Talbott raises a Miranda issue with regard to the use of pretrial statements made to a court official. During the course of an interview with a probation officer regarding pretrial services, Talbott admitted that he was represented by counsel with regard to several prior convictions. However, he now claims there no longer exists any record of such representation and that the government's inability to prove that he was represented would foreclose consideration of such conviction(s) in calculating his criminal history category. By failing to properly warn him that the statements during the pretrial services interview could result in a longer sentence, he contends that his right to remain silent and his right to counsel were violated. We disagree.


The simple answer to Talbott's argument is that the waiver form which he executed did adequately warn him of his right to remain silent and to seek the assistance of an attorney; the form also advised him that an attorney would be provided if he could not afford one.6 The waiver form further expressly informed him that the information provided to the pretrial services officer would also be made available to the probation officer who would prepare a presentence report in the event of a conviction. It is hard to imagine a clearer expression of the rights which Talbott claims were violated. Moreover, elicitation of the information regarding prior representation was not relevant to the charged offenses; as such, it does not constitute interrogation for Miranda purposes. See United States v. McLaughlin, 777 F.2d 388, 391-92 (8th Cir.1985). Indeed, the information regarding criminal history is properly considered by the court in determining whether to release or detain a suspect pending trial. Id. at 392; 18 U.S.C. Sec. 3142(g)(3)(A). We find no constitutional violation arising from the consideration of these past convictions.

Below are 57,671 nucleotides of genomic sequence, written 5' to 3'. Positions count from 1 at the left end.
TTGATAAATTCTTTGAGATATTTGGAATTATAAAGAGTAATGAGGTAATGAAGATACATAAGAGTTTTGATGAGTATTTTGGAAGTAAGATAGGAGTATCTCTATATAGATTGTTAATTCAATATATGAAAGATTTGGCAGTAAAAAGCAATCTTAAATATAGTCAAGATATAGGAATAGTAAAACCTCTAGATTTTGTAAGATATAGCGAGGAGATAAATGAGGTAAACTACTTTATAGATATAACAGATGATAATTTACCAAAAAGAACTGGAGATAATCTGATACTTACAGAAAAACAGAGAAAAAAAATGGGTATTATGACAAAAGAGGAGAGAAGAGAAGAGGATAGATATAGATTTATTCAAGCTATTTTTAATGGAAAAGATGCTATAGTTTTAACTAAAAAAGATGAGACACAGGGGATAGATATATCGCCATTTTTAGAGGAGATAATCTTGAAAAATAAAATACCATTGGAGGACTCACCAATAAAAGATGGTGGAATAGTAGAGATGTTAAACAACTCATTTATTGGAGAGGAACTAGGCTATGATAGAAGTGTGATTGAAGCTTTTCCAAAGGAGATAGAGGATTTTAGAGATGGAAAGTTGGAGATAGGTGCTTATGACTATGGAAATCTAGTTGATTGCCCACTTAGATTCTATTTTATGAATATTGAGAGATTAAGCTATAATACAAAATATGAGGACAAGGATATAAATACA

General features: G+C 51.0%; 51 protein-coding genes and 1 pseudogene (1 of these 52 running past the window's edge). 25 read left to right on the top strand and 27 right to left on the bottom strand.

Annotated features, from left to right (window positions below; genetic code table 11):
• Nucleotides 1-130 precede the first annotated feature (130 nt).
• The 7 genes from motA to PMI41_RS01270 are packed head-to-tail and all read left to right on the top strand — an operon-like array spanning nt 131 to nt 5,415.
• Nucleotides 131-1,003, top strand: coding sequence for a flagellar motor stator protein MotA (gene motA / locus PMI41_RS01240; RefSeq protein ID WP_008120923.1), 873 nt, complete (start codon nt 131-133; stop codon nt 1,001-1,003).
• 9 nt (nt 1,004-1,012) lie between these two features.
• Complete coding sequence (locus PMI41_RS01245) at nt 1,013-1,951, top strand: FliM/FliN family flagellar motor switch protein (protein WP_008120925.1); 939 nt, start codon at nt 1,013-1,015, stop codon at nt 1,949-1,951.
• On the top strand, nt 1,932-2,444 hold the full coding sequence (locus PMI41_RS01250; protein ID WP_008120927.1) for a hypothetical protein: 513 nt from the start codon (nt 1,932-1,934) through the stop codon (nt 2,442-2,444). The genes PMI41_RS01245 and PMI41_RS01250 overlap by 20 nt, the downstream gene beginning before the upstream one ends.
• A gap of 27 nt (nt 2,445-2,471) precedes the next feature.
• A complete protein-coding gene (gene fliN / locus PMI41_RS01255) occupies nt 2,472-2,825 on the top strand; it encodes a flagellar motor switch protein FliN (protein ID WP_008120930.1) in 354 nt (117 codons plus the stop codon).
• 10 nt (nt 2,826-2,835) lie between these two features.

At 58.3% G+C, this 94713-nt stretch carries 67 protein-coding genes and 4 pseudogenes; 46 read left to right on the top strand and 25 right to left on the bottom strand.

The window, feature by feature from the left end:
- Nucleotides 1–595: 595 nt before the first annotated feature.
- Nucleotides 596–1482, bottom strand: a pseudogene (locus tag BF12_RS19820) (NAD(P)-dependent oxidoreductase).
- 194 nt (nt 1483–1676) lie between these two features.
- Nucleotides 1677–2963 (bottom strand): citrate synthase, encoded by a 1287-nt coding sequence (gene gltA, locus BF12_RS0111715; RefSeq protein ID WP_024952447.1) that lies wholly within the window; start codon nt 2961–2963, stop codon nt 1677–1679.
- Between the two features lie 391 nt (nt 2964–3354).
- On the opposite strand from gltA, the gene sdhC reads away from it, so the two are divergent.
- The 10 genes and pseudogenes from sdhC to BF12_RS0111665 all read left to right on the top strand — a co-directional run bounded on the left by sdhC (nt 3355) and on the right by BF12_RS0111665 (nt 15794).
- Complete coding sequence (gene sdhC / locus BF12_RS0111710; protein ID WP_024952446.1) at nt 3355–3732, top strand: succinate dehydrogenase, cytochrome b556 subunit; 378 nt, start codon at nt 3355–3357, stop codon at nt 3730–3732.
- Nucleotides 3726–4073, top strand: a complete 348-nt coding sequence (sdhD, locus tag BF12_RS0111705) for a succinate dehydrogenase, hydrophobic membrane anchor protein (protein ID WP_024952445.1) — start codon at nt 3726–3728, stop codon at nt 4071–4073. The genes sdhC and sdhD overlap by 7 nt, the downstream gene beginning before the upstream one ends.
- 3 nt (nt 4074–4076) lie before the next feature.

The district court clearly stated that the decision to depart upward was not dependent on the findings involved in the Guideline determinations and that the career criminal enhancement had no bearing on the final departure decision. In other words, the sentence would have been the same regardless of the Guideline maximum. The length of the Guideline maximum, however, may be relevant in assessing the reasonableness of the departure. United States v. Campbell, 878 F.2d 164, 166 (5th Cir.1989). The sentencing court should normally first determine the correct Guideline range even if a departure is being made. United States v. Warters, 885 F.2d 1266, 1272 (5th Cir.1989). In the instant appeal, the incorrect application of U.S.S.G. Sec. 4B1.1, coupled with the illegal pyramiding of the Sec. 5861 sentences, mandates a remand for resentencing. We express no opinion, however, on whether a departure is warranted or on whether a departure to the allowable statutory maximum is reasonable. Our conclusions with regard to the sentencing issues are summarized as follows: